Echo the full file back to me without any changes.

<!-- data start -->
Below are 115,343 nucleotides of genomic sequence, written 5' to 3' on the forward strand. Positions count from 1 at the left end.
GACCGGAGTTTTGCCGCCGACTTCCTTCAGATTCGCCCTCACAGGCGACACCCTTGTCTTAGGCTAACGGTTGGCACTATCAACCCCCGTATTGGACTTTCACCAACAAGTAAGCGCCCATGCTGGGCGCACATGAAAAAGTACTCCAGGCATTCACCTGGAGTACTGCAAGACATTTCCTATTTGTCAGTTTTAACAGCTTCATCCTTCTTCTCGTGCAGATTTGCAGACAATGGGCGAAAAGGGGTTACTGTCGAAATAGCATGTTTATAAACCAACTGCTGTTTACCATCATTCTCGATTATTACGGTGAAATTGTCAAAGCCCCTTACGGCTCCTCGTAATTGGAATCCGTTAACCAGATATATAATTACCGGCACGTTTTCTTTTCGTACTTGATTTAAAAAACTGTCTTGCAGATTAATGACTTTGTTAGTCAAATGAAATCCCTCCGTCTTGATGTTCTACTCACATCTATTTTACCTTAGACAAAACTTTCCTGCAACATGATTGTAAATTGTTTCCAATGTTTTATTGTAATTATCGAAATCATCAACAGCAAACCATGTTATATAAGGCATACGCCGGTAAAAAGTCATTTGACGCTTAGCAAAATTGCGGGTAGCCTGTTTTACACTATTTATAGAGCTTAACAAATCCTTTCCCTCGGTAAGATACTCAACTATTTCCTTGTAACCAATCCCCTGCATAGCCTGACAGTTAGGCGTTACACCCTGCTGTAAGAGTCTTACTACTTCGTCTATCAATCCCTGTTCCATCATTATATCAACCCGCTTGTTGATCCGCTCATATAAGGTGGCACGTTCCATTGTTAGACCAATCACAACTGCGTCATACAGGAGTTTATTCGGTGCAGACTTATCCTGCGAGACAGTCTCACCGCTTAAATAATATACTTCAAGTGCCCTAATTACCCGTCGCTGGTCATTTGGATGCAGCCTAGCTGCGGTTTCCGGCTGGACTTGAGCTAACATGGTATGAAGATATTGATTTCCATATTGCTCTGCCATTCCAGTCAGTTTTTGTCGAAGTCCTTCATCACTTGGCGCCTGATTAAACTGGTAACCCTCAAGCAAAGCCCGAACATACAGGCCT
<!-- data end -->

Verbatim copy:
Below are 115,343 nucleotides of genomic sequence, written 5' to 3' on the forward strand. Positions count from 1 at the left end.
GACCGGAGTTTTGCCGCCGACTTCCTTCAGATTCGCCCTCACAGGCGACACCCTTGTCTTAGGCTAACGGTTGGCACTATCAACCCCCGTATTGGACTTTCACCAACAAGTAAGCGCCCATGCTGGGCGCACATGAAAAAGTACTCCAGGCATTCACCTGGAGTACTGCAAGACATTTCCTATTTGTCAGTTTTAACAGCTTCATCCTTCTTCTCGTGCAGATTTGCAGACAATGGGCGAAAAGGGGTTACTGTCGAAATAGCATGTTTATAAACCAACTGCTGTTTACCATCATTCTCGATTATTACGGTGAAATTGTCAAAGCCCCTTACGGCTCCTCGTAATTGGAATCCGTTAACCAGATATATAATTACCGGCACGTTTTCTTTTCGTACTTGATTTAAAAAACTGTCTTGCAGATTAATGACTTTGTTAGTCAAATGAAATCCCTCCGTCTTGATGTTCTACTCACATCTATTTTACCTTAGACAAAACTTTCCTGCAACATGATTGTAAATTGTTTCCAATGTTTTATTGTAATTATCGAAATCATCAACAGCAAACCATGTTATATAAGGCATACGCCGGTAAAAAGTCATTTGACGCTTAGCAAAATTGCGGGTAGCCTGTTTTACACTATTTATAGAGCTTAACAAATCCTTTCCCTCGGTAAGATACTCAACTATTTCCTTGTAACCAATCCCCTGCATAGCCTGACAGTTAGGCGTTACACCCTGCTGTAAGAGTCTTACTACTTCGTCTATCAATCCCTGTTCCATCATTATATCAACCCGCTTGTTGATCCGCTCATATAAGGTGGCACGTTCCATTGTTAGACCAATCACAACTGCGTCATACAGGAGTTTATTCGGTGCAGACTTATCCTGCGAGACAGTCTCACCGCTTAAATAATATACTTCAAGTGCCCTAATTACCCGTCGCTGGTCATTTGGATGCAGCCTAGCTGCGGTTTCCGGCTGGACTTGAGCTAACATGGTATGAAGATATTGATTTCCATATTGCTCTGCCATTCCAGTCAGTTTTTGTCGAAGTCCTTCATCACTTGGCGCCTGATTAAACTGGTAACCCTCAAGCAAAGCCCGAACATACAGGCCT